First, an introduction: I’m a well-educated individual whose mind also happens to be on the autism spectrum.

Specifically, I’ve been diagnosed with Asperger’s Syndrome.

I received my master’s degree in American history last May from UNCG with a specialization in the American Civil War/Reconstruction period.

I am pursuing a second master’s in library and information sciences there as well.

For the past six months, I also have been working approximately three days a week at Chez Genese, a popular new French restaurant in Greensboro that seeks to fill 50 % of its workforce with people with developmental disabilities.

I spent many hours training for my job as a server and it has taught me many things:

  • How to more appropriately and kindly navigate a social universe, which is never easy for me.
  • How to disambiguate between text and subtexts in conversations with customers (are they truly happy with breakfast or lunch entrees? Do I need to provide them with more detailed synopses of menu items? Are the fact that they are not smiling a sign of some sort of dissatisfaction with their quiche Lorraine?)..
  • And how to further refine my understanding of social cues which we “Aspies” famously have difficulty with.

I am always punctual. I work hard and enthusiastically and am proud to say that I am successful in my job, and happy in my accomplishments. I regularly receive accolades from both my bosses, fellow employees and customers, not to mention a steady supply of tips!

Challenges, nevertheless, are a constant for me. I strive to cultivate a can-do attitude to keep my distance from naysayers whenever possible. Like pop-up storms in North Carolina, they can show up at a moment’s notice.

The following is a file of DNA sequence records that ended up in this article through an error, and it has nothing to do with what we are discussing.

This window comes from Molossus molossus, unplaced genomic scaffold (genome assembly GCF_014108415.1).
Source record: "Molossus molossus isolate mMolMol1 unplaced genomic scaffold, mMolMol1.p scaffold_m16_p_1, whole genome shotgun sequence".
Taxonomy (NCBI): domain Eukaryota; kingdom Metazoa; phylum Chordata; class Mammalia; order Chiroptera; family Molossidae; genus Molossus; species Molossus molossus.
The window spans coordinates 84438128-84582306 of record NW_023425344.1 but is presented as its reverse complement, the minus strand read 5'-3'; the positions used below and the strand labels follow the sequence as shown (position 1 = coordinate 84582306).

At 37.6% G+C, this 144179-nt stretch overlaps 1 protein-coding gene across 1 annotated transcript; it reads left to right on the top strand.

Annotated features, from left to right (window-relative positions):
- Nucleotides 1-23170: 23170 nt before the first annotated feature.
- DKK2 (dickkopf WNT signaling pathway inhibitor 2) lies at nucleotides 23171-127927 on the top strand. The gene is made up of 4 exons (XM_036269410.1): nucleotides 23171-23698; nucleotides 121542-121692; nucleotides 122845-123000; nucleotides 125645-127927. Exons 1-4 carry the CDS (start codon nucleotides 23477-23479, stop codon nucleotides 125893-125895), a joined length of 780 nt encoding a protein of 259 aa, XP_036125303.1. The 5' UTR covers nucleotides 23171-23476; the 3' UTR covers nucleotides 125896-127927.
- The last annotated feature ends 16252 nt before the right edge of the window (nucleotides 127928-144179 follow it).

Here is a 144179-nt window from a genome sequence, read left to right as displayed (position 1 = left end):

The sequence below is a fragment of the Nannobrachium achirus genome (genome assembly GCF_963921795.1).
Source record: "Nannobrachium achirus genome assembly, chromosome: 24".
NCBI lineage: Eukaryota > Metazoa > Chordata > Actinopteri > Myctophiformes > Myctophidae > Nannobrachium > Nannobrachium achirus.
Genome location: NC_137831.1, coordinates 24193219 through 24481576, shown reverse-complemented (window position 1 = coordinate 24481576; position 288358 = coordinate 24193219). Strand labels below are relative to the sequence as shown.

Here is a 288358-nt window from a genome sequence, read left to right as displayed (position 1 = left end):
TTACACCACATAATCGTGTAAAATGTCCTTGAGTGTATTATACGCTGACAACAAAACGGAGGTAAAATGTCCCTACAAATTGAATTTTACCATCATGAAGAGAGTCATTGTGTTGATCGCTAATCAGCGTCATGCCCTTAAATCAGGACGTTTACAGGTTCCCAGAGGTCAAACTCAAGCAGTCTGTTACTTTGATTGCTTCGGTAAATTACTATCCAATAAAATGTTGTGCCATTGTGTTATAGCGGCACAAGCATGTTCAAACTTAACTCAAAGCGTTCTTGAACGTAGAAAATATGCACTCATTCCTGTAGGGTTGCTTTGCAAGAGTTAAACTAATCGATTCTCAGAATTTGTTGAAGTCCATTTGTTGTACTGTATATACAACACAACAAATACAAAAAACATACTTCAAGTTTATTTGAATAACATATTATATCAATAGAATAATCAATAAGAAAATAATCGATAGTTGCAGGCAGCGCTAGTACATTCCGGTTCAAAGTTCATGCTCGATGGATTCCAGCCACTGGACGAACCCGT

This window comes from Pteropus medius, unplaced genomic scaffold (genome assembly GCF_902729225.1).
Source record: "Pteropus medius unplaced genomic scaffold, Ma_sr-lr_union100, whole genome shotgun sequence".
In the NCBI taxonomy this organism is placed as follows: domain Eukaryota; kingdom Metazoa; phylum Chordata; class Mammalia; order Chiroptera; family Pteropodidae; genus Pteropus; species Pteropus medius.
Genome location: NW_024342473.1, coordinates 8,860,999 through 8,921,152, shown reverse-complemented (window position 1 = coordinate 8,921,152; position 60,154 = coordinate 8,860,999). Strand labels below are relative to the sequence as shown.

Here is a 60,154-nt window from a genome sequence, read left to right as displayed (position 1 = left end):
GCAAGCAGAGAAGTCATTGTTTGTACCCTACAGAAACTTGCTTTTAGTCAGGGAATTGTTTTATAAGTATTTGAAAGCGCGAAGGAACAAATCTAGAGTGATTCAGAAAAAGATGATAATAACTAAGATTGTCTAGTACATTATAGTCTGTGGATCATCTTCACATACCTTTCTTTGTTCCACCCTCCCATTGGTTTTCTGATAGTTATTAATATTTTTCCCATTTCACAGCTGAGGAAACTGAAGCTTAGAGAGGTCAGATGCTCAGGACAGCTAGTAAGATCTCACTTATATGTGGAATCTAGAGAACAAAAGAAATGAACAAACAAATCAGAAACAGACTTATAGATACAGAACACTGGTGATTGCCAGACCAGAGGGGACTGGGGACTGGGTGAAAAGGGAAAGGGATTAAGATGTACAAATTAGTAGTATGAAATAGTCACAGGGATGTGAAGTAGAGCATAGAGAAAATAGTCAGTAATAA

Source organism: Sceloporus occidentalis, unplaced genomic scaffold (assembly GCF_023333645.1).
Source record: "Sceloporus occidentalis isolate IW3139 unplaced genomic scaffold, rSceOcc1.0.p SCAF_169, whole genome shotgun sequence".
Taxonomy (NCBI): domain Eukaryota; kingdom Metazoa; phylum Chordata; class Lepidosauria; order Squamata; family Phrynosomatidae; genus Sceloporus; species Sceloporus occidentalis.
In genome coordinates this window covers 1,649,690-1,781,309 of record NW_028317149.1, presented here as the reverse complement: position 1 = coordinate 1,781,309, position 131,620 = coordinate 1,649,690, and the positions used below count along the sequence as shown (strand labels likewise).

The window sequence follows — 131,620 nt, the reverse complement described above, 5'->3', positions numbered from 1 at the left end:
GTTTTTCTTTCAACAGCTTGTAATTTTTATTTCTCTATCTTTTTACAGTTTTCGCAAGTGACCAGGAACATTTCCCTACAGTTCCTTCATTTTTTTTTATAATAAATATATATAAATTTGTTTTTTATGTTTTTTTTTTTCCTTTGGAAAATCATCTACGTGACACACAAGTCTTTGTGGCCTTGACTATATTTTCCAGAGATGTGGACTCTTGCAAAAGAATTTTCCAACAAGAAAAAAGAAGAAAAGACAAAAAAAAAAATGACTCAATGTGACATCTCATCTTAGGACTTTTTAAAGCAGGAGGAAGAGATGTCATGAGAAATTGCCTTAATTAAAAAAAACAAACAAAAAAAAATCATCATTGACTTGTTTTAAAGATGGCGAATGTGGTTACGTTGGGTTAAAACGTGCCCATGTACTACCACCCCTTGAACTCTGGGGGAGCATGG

In my experience it is far easier to make a judgment than to refrain from one. However, I, too, am not immune from the effects of negative opinions.

This fact (if I may call it that) was brought home powerfully to me several weeks ago when I looked at my Facebook page and saw a comment that a California cousin had posted. He had apparently just learned of my employment at Chez Genese and was quick to weigh in on with his remark that “you have a Master’s Degree in American History and are doing another Master’s too, so what are you doing working in a restaurant as a server for G-d’s sake?”

It hit me like a one-two punch.

If truth be told, first I’m just grateful to have a job, not to mention one in which I am appreciated. In my mind all work is honorable.

I am not particularly religious, but I am a person of faith who finds some solace in reading the Bible and who found my conviction about the value of my job receiving a bit of ancient moral support from a line from Ecclesiastes: “Whatever your hand finds to do, do it with your might” (9:20).

There is another line I recalled as well in the Old Testament about “find(ing) satisfaction in all (one’s) toil” (3:12-13). I am proud to model for the neurotypical universe that people with disabilities are able and conscientious employees. Their disabilities do not define them and that whatever one’s employment is, it should be undertaken with zeal and enthusiasm.

Second, my being on the autism spectrum is not simply a fact, it is a responsibility that I take very seriously. I love working in the restaurant industry and admittedly, when I meet a customer who wants to talk American history (as is not uncommonly the case), I can spiral into an orbit of intellectual happiness.

The fact that I work in a French café does not take away in any sense from my academic achievements and standing as a historian. American history is my passion. Anyone who knows me certainly knows that. But my OTHER passion is doing autism advocacy by demonstrating that this needs to be done on a daily basis in every environment and venue.

I feel fortunate that Chez Genese and numerous other businesses are stepping up to embrace the disability community by hiring its members.

Each of us has talents and abilities. We need to let each of these little lights shine as a growing beacon.

Initiative and hard work are valuable in and of themselves, in whatever form they may take.

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